This freely adapted [by George Bruce] film version of Richard D. Blackmore's classic is acceptable entertainment for the general market.
Richard Walton Tully's old legit piece, Bird of Paradise, makes another trip to the screen in a refurbished version. Previous filming of the play was in 1932 and, while Delmer Daves' version deviates…
Jean Renoir's The River is a sort of animated geographic, in color, of life on the Ganges River in West Bengal. It is a distinctive story of adolescent love, with a philosophy that life flows on just…
This melodrama goes back to 1925 and the war between French occupation troops and the Syrians in Damascus. Visual presentation interestingly depicts the locale, and it is given excellent low-key…
This is a somber study of heavy passion and conflicting social mores on an estate. Brilliant technical assets and fine stylized megging by Alf Sjoberg, who did Torment, make this a good entry.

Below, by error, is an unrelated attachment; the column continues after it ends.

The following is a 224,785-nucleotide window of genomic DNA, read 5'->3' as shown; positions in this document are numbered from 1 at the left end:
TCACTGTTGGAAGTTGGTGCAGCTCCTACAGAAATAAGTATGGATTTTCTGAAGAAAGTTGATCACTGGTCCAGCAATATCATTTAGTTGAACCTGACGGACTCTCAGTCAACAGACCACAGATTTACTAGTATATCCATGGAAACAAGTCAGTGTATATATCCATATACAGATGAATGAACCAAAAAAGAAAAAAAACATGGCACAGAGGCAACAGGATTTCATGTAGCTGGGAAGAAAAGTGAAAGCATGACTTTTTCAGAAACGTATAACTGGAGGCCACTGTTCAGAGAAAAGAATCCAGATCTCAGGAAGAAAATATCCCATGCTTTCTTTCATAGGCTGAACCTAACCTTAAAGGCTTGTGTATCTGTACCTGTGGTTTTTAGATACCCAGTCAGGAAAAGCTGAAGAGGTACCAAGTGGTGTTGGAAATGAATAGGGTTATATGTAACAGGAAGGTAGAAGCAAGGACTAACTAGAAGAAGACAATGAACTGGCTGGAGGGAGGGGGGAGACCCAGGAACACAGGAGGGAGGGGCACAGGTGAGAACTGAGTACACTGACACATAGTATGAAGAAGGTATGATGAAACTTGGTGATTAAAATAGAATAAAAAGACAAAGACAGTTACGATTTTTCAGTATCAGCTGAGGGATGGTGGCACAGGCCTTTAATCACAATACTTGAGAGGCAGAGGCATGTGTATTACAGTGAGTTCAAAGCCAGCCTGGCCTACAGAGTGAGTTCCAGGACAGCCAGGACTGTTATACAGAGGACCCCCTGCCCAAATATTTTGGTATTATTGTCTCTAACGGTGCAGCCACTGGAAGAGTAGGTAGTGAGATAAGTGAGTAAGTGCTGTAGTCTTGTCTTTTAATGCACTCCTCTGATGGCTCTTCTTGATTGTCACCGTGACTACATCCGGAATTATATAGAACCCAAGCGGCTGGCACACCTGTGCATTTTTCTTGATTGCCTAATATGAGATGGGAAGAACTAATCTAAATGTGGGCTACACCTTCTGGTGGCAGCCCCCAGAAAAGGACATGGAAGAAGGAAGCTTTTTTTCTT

The Lemon Drop Kid is neither true Damon Runyon, from whose short story of the same title it was adapted [story by Edmund Beloin], nor is it very funny Bob Hope.
In this cavalry yarn unfolding in the wild Apache country of the old west, great pains have been exerted to provide interesting characters.
Anatole Litvak gives this Second World War spy thriller a strong feeling of reality through a semi-documentary treatment, the use of mostly unknown faces, and by location lensing entirely in Germany…
Excellent Technicolor photography and a few thrilling wild animal sequences are the highlights of Where No Vultures Fly. On the whole, it's a soundly made film, lensed in the attractive East African…
Story [by Francois Campaux] is nothing more than a series of episodes strung together by the central character of a First World War war-widow who devotes her life to children after losing her only…
Let's Make It Legal is a frothy comedy package about a middle-aged couple's divorce and their eventual reconciliation. Gags and mildly amusing situations abound in the script [from a story by…